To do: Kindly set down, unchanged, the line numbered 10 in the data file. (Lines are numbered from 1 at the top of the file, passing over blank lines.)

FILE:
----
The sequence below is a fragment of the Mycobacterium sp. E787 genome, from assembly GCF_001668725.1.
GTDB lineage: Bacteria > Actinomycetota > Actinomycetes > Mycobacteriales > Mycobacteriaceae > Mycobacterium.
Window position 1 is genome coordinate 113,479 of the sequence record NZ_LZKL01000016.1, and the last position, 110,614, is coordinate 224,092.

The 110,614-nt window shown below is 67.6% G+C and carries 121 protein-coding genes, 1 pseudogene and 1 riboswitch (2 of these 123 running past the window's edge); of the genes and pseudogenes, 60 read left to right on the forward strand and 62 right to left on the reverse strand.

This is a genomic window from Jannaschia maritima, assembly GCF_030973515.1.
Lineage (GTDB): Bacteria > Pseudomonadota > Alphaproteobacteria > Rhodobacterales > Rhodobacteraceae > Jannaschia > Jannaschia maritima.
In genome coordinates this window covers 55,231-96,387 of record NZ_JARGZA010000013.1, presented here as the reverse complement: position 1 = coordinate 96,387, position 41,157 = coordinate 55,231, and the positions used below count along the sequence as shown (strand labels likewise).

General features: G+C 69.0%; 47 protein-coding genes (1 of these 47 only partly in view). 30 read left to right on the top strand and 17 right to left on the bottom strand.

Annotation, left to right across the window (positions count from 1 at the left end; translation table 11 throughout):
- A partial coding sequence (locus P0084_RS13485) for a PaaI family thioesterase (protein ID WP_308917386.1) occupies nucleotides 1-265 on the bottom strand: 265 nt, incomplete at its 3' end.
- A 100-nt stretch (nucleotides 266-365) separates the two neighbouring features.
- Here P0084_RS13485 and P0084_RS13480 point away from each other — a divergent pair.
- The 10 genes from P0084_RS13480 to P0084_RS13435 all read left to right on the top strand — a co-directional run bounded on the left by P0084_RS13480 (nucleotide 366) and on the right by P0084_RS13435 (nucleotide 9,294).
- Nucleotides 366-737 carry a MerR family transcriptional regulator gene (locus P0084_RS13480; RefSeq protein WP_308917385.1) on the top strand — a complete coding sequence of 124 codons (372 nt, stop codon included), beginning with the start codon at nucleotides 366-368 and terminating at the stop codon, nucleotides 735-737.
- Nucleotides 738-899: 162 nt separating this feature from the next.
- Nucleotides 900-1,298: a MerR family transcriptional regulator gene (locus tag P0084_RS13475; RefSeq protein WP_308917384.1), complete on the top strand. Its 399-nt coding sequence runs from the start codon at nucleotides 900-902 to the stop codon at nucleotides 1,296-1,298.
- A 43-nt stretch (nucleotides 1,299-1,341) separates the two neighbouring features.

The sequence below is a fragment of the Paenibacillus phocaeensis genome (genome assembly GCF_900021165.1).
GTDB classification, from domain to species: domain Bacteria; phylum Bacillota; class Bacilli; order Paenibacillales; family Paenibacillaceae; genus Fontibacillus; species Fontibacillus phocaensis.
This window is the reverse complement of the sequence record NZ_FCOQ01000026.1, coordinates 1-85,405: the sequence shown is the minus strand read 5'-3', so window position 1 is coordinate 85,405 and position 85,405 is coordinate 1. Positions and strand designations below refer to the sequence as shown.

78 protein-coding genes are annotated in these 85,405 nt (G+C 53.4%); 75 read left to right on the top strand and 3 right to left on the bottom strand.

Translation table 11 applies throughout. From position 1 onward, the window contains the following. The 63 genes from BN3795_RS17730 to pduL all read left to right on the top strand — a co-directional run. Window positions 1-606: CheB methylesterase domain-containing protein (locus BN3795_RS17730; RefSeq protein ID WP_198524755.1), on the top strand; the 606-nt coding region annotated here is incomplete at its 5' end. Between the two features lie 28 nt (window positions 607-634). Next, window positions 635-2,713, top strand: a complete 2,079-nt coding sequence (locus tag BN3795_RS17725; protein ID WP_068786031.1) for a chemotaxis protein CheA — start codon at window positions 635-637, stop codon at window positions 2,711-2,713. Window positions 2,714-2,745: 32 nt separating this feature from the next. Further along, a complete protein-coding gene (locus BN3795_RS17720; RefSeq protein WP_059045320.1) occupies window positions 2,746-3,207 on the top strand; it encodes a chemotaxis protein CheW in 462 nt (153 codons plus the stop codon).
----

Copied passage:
- A partial coding sequence (locus P0084_RS13485) for a PaaI family thioesterase (protein ID WP_308917386.1) occupies nucleotides 1-265 on the bottom strand: 265 nt, incomplete at its 3' end.